Free Exchanges

, Julia A. Seymour, Leave a comment

Arriving at the Bolger Conference Center on Millersville University’s campus to listen to Pennsylvania state House committee hearings on academic freedom, I spotted yellow papers on windshields across the parking lot.

When I picked one up it read, “Stop the Academic Bill of Restrictions. Free Exchange on Campus. Do you want free speech? Make sure the legislature hears your opposition to the Academic Bill of Restrictions.”

During the hearings, Free Exchange on Campus had a couple of people lined up to testify as well as several people to speak during the public comment portion.

My question however was, “what is Free Exchange on Campus?” The information packet they provided me with told me what I needed to know.

“Free Exchange on Campus Coalition (FEOC) is a broad coalition of organizations that believes the free exchange of ideas on a college or university campus is central to the learning process. Today, this freedom is being threatened by ideological agendas, like the so-called “Academic Bill of Rights” initiatives. Free Exchange on Campus is committed to advocating for the rights of students and faculty to hear and express a full range of ideas unencumbered by political or ideological interference,” said the press kit.

A closer examination of the organizations in the FEOC reveals an interesting pattern. Members include a who’s who of teachers’ unions and left-wing groups typically hostile and oppressive to conservative viewpoints: American Association of University Professors (AAUP), American Civil Liberties Union (ACLU), American Federation of Teachers (AFT), Campus Progress/ Center for American Progress, Center for Campus Free Speech, National Association of State PIRGs, National Education Association and NEA student program, People for the American Way Foundation, Vox: Voices for Planned Parenthood, and the United States Student Association.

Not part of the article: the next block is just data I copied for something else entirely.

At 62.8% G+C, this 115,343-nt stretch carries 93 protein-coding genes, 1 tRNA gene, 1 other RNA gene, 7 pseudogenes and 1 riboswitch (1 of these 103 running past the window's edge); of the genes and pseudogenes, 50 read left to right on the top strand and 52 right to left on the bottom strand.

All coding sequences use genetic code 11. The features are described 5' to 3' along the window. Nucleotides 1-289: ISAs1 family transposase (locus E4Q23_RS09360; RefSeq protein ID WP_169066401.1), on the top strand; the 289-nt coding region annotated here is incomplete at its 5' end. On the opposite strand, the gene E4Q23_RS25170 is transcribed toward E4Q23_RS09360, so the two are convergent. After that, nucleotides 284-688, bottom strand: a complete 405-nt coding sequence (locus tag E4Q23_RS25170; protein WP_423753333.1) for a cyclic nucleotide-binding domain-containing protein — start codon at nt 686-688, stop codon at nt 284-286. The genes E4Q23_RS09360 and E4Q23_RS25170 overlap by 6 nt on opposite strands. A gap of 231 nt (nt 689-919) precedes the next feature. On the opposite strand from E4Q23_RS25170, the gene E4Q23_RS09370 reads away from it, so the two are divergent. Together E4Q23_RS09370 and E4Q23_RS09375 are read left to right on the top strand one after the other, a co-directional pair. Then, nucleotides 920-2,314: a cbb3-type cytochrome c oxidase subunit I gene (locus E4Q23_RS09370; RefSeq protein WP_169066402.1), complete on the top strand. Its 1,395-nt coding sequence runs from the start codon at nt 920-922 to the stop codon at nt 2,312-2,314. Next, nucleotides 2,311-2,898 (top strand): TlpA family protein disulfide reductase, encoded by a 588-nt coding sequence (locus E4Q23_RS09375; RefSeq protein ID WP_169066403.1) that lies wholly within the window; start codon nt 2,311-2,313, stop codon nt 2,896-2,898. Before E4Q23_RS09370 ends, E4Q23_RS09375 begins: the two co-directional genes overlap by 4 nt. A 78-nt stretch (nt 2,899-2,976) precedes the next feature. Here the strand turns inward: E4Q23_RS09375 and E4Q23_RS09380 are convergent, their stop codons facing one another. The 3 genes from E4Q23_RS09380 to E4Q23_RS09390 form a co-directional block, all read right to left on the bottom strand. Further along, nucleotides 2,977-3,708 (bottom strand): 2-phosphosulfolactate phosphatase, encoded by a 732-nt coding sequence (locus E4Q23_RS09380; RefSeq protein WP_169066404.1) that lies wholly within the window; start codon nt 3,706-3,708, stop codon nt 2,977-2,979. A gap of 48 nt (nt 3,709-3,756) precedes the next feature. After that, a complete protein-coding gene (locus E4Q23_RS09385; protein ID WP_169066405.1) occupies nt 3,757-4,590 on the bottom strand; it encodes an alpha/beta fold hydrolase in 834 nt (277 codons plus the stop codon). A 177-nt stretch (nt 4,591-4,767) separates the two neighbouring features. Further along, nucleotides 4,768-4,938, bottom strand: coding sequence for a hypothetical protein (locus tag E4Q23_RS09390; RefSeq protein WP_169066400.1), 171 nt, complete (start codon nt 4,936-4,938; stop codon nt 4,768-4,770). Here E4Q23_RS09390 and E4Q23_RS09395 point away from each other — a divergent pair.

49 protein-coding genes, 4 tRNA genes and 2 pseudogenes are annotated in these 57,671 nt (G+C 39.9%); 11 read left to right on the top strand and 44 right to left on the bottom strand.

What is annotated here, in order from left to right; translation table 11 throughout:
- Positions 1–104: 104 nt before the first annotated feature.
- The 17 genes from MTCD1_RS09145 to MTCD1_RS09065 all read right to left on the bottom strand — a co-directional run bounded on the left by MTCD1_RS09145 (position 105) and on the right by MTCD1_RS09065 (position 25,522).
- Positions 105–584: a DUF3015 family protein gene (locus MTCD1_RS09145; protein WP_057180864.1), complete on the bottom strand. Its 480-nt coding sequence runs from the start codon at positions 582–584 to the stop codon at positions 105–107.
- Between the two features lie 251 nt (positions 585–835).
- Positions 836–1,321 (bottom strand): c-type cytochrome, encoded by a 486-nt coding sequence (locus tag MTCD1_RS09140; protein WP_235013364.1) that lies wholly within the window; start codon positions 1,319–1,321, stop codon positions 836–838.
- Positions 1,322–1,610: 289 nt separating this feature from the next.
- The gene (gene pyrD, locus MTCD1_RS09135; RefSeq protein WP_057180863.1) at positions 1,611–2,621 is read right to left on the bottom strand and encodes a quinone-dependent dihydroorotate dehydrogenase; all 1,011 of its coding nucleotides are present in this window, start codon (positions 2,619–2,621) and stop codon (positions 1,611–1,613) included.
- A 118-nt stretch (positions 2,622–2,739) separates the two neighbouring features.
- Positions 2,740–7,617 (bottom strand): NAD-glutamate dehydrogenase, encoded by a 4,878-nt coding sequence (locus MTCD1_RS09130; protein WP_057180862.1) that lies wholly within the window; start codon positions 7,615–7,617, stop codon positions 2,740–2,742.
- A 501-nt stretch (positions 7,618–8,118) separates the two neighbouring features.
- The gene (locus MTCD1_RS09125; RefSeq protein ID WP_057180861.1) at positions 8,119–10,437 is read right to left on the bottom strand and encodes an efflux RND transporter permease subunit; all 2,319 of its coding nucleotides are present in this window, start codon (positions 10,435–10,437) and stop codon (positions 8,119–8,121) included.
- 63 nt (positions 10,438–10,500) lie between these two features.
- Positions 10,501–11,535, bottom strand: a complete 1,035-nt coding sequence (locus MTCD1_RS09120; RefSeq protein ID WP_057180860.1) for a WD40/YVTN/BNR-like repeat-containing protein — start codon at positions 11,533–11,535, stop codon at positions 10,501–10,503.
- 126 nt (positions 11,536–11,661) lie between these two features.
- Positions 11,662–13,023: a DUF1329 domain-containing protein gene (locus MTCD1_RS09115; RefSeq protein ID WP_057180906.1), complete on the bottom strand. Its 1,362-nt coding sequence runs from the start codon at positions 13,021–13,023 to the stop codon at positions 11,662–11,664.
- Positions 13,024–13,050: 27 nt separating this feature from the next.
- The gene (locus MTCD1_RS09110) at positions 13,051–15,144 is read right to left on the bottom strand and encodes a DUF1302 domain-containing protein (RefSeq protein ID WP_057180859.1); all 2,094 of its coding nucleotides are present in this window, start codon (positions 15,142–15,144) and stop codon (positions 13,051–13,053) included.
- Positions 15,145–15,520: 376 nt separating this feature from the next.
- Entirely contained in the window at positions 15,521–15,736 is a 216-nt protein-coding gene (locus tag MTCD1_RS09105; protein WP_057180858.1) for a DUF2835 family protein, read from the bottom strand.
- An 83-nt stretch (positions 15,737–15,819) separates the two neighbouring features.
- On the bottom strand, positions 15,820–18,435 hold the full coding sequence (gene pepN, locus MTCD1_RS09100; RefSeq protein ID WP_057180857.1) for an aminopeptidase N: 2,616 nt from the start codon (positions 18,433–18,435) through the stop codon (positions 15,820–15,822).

FEOC claims to be interested in open dialogue, yet they went into the Millersville hearings either intentionally or unintentionally using misinformation. One of their witnesses, Mr. Scot Celley of Lancaster Couny, spent several minutes railing against, a bill that passed the previous summer that did nothing other than set up the very committee he was testifying before. Celley, under the impression that HR 177 had not yet passed, attacked it saying that it would limit academic freedom and cause a chill to “spread over this Commonwealth like the glaciers of an ice age.”

The facts are that the committee formed through the passage of HR 177 is an investigative committee which is trying to determine the state of higher education in Pennsylvania in schools that are funded in turn with taxpayer money. I have not seen any evidence that the professors of Pennsylvania are afraid to speak their mind since the passage of HR 177.

While I can understand Mr. Celley’s misunderstanding, as he has not been the only one confused about what is going on, I wonder why didn’t the FEOC correct him before he testified? I believe representatives of the coalition were present at the Temple hearings two months earlier and knew the general format and stated intent of the legislative committee.

I know Jamie Horwitz of the AFT was at Temple University because he introduced himself to me and gave me his business card. This is the same Jamie Horwitz whose contact information is on an FEOC press release I received at Millersville. And according to Temple student Marlene Kowal who spoke at the first annual conference on Academic Freedom in Washington, D.C. in April, Megan Fitzgerald of Center for Campus Free Speech and the FEOC was speaking against the House Select Committee on Academic Freedom in Temple University classes.

Why haven’t groups like the FEOC allowed for an open dialogue to the legislative committee and allowed them to honestly discern the truth? I can only conclude that it is not the FEOC’s wish to foster debate on campuses, but rather to continue to deny that any problem exists and to stifle any honest look into the matter by helping spread misinformation because it is in their best interest to have no government oversight in Pennsylvania state colleges and universities. Or perhaps it is just that without misinformation they have no argument to make.

Julia A. Seymour is a staff writer for Accuracy in Academia.